The fact is, Afghan forces alone might not have been able to oust the Taliban from an area like Kunduz. US Army Green Berets fought for days to free the city.
When Kunduz fell to the Taliban, Women for Afghan Women’s 64 staff members in the city had to be evacuated, along with clients.
“We were getting calls from the police, and the Department of Women’s Affairs, saying that when these women came to them for help, they didn’t have any place to put them,” Naderi says.
“Clients were feeling very afraid, telling us, ‘Take us somewhere safe. We came to your shelter to be safe,’ ” recalls Jamshid Rahimi, an administrative assistant for the organization who joined the organization after studying sharia law in university and concluding that women were integral to societal progress, and that he wanted to help defend their rights.
During Mr. Rahimi’s phone interview with the Monitor from Kunduz, he reports sounds of Taliban gunfire in the suburbs.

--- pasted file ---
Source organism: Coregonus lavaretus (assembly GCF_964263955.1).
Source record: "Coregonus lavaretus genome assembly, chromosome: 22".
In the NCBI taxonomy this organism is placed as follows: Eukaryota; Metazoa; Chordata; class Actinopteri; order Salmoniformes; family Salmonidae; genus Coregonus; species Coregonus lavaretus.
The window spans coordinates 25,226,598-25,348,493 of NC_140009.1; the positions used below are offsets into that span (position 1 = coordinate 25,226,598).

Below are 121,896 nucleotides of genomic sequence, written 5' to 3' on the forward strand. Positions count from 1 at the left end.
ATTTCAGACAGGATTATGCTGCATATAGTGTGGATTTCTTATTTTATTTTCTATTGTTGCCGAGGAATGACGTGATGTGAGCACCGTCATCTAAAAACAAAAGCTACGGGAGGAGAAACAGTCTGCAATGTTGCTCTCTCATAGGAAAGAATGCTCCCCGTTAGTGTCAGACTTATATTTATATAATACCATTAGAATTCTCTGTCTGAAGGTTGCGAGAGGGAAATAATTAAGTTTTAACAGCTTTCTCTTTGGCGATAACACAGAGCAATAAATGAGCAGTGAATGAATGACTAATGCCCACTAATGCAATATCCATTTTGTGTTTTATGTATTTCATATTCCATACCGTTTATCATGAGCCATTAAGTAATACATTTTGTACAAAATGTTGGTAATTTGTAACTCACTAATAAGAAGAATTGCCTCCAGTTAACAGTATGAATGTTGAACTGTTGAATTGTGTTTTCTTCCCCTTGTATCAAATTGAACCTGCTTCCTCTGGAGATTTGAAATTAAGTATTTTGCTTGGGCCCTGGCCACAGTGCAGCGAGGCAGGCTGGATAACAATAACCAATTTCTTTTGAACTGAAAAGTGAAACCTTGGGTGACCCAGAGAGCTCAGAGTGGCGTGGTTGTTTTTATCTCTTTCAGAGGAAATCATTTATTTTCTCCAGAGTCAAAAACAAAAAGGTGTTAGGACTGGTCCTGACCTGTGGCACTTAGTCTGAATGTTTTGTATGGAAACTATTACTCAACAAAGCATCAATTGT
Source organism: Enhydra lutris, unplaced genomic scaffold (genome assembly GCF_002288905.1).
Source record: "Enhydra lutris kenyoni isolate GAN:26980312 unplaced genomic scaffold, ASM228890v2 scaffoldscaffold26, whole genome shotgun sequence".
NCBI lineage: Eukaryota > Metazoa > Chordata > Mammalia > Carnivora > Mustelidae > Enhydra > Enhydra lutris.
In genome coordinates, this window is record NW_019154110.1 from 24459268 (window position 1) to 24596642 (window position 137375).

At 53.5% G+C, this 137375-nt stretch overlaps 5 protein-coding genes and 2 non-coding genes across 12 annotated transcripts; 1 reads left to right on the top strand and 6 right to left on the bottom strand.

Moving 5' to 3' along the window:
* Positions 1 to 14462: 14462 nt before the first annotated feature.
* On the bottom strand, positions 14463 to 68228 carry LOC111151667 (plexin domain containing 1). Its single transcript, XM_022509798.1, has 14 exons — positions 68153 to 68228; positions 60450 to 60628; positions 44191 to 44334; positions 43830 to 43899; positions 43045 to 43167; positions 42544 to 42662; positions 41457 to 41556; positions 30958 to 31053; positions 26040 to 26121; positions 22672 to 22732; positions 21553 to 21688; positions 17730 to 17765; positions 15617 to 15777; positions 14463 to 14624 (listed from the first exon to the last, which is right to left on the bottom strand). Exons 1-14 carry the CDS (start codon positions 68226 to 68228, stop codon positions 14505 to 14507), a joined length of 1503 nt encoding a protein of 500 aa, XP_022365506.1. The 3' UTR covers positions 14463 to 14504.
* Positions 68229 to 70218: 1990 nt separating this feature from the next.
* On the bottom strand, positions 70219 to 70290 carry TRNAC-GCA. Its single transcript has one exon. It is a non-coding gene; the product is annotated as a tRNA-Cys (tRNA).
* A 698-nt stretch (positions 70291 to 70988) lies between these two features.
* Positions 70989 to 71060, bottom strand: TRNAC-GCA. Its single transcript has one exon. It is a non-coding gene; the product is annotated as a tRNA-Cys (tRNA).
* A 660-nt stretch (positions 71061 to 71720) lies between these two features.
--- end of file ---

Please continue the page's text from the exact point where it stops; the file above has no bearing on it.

Today, one-third of the country’s districts are either under insurgent control or influence or at risk of coming under it, according to US forces in Afghanistan.
The uptick in violence is the biggest challenge to women’s progress, since it makes families more protective and conservative, says Sharon Woods, SIGAR’s chief of staff, who traveled to Afghanistan earlier this year to interview more than 40 women. “One of the problems they all expressed was that the men are taught that they have to protect their family – if a person is killed or hurt, it reflects poorly on them.”